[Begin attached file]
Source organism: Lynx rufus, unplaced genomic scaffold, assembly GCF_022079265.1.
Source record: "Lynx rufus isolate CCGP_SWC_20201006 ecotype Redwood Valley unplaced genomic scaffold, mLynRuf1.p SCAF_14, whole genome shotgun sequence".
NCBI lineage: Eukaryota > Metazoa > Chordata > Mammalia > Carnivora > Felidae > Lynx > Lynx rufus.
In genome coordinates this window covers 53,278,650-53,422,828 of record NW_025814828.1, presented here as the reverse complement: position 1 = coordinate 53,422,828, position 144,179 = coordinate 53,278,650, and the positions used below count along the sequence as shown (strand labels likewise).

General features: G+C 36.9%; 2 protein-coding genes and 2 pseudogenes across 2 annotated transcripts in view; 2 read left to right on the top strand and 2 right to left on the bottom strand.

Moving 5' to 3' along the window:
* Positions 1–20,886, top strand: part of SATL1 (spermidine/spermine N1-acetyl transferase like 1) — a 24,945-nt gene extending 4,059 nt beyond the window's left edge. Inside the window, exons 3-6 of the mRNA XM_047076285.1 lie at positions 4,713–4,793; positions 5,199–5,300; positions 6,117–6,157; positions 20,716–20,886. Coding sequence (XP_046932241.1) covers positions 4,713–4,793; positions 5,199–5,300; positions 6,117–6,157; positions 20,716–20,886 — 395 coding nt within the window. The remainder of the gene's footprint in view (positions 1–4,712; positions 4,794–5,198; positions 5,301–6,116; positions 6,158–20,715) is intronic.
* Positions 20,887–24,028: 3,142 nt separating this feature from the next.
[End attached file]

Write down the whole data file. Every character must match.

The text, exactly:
Source organism: Lynx rufus, unplaced genomic scaffold, assembly GCF_022079265.1.
Source record: "Lynx rufus isolate CCGP_SWC_20201006 ecotype Redwood Valley unplaced genomic scaffold, mLynRuf1.p SCAF_14, whole genome shotgun sequence".
NCBI lineage: Eukaryota > Metazoa > Chordata > Mammalia > Carnivora > Felidae > Lynx > Lynx rufus.
In genome coordinates this window covers 53,278,650-53,422,828 of record NW_025814828.1, presented here as the reverse complement: position 1 = coordinate 53,422,828, position 144,179 = coordinate 53,278,650, and the positions used below count along the sequence as shown (strand labels likewise).

General features: G+C 36.9%; 2 protein-coding genes and 2 pseudogenes across 2 annotated transcripts in view; 2 read left to right on the top strand and 2 right to left on the bottom strand.

Moving 5' to 3' along the window:
* Positions 1–20,886, top strand: part of SATL1 (spermidine/spermine N1-acetyl transferase like 1) — a 24,945-nt gene extending 4,059 nt beyond the window's left edge. Inside the window, exons 3-6 of the mRNA XM_047076285.1 lie at positions 4,713–4,793; positions 5,199–5,300; positions 6,117–6,157; positions 20,716–20,886. Coding sequence (XP_046932241.1) covers positions 4,713–4,793; positions 5,199–5,300; positions 6,117–6,157; positions 20,716–20,886 — 395 coding nt within the window. The remainder of the gene's footprint in view (positions 1–4,712; positions 4,794–5,198; positions 5,301–6,116; positions 6,158–20,715) is intronic.
* Positions 20,887–24,028: 3,142 nt separating this feature from the next.